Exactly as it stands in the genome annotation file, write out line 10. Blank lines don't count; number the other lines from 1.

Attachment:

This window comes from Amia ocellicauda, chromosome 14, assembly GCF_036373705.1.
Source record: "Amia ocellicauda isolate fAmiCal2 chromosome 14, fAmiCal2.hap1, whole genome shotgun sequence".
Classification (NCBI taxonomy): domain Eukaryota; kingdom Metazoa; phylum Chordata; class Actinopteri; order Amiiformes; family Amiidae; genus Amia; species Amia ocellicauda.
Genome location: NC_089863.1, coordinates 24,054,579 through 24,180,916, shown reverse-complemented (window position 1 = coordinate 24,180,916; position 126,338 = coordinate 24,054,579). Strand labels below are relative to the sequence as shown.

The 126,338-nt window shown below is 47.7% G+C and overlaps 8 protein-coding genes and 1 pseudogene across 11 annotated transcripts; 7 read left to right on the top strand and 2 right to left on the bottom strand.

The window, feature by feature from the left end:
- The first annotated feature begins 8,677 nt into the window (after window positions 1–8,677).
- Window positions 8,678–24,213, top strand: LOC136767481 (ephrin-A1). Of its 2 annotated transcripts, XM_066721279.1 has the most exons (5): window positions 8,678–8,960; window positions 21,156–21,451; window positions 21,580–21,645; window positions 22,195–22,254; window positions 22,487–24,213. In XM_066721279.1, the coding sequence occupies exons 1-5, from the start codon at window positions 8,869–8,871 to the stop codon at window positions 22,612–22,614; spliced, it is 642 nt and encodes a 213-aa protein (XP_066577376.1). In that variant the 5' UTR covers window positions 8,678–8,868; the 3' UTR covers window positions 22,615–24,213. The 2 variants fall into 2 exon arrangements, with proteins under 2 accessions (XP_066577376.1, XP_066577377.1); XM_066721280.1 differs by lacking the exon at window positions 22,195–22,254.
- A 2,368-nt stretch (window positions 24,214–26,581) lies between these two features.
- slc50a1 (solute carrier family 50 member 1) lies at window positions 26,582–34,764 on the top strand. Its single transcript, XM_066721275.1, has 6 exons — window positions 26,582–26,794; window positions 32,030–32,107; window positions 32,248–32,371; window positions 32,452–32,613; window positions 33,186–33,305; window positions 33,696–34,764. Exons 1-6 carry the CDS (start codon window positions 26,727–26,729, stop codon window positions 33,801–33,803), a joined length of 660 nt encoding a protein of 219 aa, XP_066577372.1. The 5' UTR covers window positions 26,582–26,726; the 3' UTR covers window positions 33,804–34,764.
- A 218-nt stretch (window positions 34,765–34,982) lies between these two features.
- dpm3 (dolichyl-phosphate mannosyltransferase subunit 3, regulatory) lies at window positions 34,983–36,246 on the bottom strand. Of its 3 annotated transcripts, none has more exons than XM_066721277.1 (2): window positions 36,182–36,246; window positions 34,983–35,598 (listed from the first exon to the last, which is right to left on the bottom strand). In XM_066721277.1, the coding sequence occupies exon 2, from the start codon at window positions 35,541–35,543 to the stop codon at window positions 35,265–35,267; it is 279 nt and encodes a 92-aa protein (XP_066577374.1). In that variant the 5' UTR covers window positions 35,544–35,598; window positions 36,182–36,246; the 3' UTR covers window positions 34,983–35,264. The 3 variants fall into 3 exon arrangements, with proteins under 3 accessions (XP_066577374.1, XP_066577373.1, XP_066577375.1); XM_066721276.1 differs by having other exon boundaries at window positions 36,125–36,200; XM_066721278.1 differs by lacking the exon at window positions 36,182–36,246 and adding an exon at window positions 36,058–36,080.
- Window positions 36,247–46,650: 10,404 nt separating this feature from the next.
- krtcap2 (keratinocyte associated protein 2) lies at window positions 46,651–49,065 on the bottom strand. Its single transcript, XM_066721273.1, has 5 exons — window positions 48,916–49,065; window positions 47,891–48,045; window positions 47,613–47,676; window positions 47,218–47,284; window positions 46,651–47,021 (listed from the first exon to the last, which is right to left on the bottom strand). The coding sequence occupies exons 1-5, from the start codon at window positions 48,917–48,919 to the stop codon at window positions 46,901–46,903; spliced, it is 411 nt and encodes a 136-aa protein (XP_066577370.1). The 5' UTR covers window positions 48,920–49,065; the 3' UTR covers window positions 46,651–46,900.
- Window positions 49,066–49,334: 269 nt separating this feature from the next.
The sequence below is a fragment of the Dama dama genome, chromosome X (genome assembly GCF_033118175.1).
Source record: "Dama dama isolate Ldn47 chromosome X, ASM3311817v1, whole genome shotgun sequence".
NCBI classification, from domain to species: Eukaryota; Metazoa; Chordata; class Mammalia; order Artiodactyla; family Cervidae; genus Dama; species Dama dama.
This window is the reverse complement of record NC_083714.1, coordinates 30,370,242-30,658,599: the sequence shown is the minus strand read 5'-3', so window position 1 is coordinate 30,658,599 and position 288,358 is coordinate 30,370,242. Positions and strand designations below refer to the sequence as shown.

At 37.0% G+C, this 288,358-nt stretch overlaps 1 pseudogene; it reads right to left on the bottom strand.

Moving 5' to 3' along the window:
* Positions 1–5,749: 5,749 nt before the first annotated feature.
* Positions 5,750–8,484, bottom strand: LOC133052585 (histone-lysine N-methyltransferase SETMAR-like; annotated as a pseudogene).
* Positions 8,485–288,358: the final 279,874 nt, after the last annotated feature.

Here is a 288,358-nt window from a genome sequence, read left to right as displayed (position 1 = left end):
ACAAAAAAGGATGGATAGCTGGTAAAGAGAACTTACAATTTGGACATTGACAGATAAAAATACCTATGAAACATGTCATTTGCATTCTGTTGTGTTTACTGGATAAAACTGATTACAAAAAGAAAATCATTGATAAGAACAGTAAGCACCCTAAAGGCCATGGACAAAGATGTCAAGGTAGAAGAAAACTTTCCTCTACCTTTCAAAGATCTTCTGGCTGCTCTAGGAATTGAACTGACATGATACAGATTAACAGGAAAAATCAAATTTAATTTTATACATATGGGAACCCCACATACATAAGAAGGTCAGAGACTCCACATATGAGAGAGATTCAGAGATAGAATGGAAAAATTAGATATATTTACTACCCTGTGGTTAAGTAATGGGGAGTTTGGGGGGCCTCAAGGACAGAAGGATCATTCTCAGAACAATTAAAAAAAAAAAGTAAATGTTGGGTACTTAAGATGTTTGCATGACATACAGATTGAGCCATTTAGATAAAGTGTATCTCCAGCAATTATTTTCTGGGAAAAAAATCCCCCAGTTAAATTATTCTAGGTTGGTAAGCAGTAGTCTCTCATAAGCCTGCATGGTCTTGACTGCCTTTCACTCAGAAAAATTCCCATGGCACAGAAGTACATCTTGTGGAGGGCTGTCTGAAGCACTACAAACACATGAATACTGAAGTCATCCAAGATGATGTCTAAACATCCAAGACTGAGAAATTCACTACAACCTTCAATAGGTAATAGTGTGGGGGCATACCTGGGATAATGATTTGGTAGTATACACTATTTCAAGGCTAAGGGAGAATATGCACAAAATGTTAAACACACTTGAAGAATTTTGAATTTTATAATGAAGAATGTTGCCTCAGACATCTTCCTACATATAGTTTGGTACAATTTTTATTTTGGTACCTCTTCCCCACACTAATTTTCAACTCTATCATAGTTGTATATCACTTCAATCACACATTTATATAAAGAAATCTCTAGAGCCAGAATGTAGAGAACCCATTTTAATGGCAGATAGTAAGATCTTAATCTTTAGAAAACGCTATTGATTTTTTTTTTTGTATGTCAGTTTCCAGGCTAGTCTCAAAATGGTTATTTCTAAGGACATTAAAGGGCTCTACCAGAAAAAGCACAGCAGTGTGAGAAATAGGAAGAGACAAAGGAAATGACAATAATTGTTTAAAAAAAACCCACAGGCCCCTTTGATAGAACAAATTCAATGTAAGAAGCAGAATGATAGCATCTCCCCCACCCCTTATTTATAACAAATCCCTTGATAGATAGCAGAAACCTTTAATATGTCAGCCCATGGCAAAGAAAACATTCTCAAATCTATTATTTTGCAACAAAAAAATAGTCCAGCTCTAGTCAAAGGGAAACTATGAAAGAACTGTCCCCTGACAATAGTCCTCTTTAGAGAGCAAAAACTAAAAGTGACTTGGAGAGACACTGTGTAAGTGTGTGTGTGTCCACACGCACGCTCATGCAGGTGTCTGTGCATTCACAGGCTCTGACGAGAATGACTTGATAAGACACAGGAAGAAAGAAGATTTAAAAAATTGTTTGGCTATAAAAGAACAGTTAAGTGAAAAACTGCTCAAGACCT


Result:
- slc50a1 (solute carrier family 50 member 1) lies at window positions 26,582–34,764 on the top strand. Its single transcript, XM_066721275.1, has 6 exons — window positions 26,582–26,794; window positions 32,030–32,107; window positions 32,248–32,371; window positions 32,452–32,613; window positions 33,186–33,305; window positions 33,696–34,764. Exons 1-6 carry the CDS (start codon window positions 26,727–26,729, stop codon window positions 33,801–33,803), a joined length of 660 nt encoding a protein of 219 aa, XP_066577372.1. The 5' UTR covers window positions 26,582–26,726; the 3' UTR covers window positions 33,804–34,764.